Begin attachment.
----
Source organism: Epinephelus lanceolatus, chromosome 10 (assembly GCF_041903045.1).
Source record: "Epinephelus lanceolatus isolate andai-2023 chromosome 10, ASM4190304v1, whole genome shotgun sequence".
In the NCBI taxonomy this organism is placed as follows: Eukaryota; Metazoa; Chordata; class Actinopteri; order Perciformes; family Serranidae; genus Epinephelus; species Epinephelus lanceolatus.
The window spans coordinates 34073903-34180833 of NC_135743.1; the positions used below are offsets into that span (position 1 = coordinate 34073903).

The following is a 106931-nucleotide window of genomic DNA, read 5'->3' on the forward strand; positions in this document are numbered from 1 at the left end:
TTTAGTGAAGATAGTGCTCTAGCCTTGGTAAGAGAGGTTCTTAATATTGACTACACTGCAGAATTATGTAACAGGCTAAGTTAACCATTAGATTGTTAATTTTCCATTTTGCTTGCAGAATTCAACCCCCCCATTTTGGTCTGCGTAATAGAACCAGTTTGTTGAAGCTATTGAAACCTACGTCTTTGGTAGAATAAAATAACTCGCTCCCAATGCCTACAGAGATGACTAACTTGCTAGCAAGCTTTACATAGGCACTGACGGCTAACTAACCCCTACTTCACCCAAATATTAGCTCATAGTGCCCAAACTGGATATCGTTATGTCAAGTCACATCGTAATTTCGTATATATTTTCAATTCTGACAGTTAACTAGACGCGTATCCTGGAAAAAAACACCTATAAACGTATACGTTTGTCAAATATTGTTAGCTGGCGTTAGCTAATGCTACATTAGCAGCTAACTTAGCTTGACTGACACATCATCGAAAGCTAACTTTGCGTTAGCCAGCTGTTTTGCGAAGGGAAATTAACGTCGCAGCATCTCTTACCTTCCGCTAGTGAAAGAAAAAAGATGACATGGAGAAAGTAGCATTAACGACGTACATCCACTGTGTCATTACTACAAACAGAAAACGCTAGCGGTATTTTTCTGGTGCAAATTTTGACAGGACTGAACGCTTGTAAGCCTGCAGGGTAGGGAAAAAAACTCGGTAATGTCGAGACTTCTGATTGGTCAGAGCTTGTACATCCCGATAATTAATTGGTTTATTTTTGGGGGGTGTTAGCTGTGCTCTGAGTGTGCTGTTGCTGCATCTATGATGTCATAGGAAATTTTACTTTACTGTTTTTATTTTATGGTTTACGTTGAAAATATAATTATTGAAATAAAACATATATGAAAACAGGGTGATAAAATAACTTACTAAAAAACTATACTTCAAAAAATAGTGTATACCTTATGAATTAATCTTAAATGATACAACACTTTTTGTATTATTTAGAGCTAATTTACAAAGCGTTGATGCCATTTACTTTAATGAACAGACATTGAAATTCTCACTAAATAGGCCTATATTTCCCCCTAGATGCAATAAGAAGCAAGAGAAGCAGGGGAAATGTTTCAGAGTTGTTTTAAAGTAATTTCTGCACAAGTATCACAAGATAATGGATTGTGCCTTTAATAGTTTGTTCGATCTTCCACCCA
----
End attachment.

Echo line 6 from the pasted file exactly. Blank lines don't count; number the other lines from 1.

TTTAGTGAAGATAGTGCTCTAGCCTTGGTAAGAGAGGTTCTTAATATTGACTACACTGCAGAATTATGTAACAGGCTAAGTTAACCATTAGATTGTTAATTTTCCATTTTGCTTGCAGAATTCAACCCCCCCATTTTGGTCTGCGTAATAGAACCAGTTTGTTGAAGCTATTGAAACCTACGTCTTTGGTAGAATAAAATAACTCGCTCCCAATGCCTACAGAGATGACTAACTTGCTAGCAAGCTTTACATAGGCACTGACGGCTAACTAACCCCTACTTCACCCAAATATTAGCTCATAGTGCCCAAACTGGATATCGTTATGTCAAGTCACATCGTAATTTCGTATATATTTTCAATTCTGACAGTTAACTAGACGCGTATCCTGGAAAAAAACACCTATAAACGTATACGTTTGTCAAATATTGTTAGCTGGCGTTAGCTAATGCTACATTAGCAGCTAACTTAGCTTGACTGACACATCATCGAAAGCTAACTTTGCGTTAGCCAGCTGTTTTGCGAAGGGAAATTAACGTCGCAGCATCTCTTACCTTCCGCTAGTGAAAGAAAAAAGATGACATGGAGAAAGTAGCATTAACGACGTACATCCACTGTGTCATTACTACAAACAGAAAACGCTAGCGGTATTTTTCTGGTGCAAATTTTGACAGGACTGAACGCTTGTAAGCCTGCAGGGTAGGGAAAAAAACTCGGTAATGTCGAGACTTCTGATTGGTCAGAGCTTGTACATCCCGATAATTAATTGGTTTATTTTTGGGGGGTGTTAGCTGTGCTCTGAGTGTGCTGTTGCTGCATCTATGATGTCATAGGAAATTTTACTTTACTGTTTTTATTTTATGGTTTACGTTGAAAATATAATTATTGAAATAAAACATATATGAAAACAGGGTGATAAAATAACTTACTAAAAAACTATACTTCAAAAAATAGTGTATACCTTATGAATTAATCTTAAATGATACAACACTTTTTGTATTATTTAGAGCTAATTTACAAAGCGTTGATGCCATTTACTTTAATGAACAGACATTGAAATTCTCACTAAATAGGCCTATATTTCCCCCTAGATGCAATAAGAAGCAAGAGAAGCAGGGGAAATGTTTCAGAGTTGTTTTAAAGTAATTTCTGCACAAGTATCACAAGATAATGGATTGTGCCTTTAATAGTTTGTTCGATCTTCCACCCA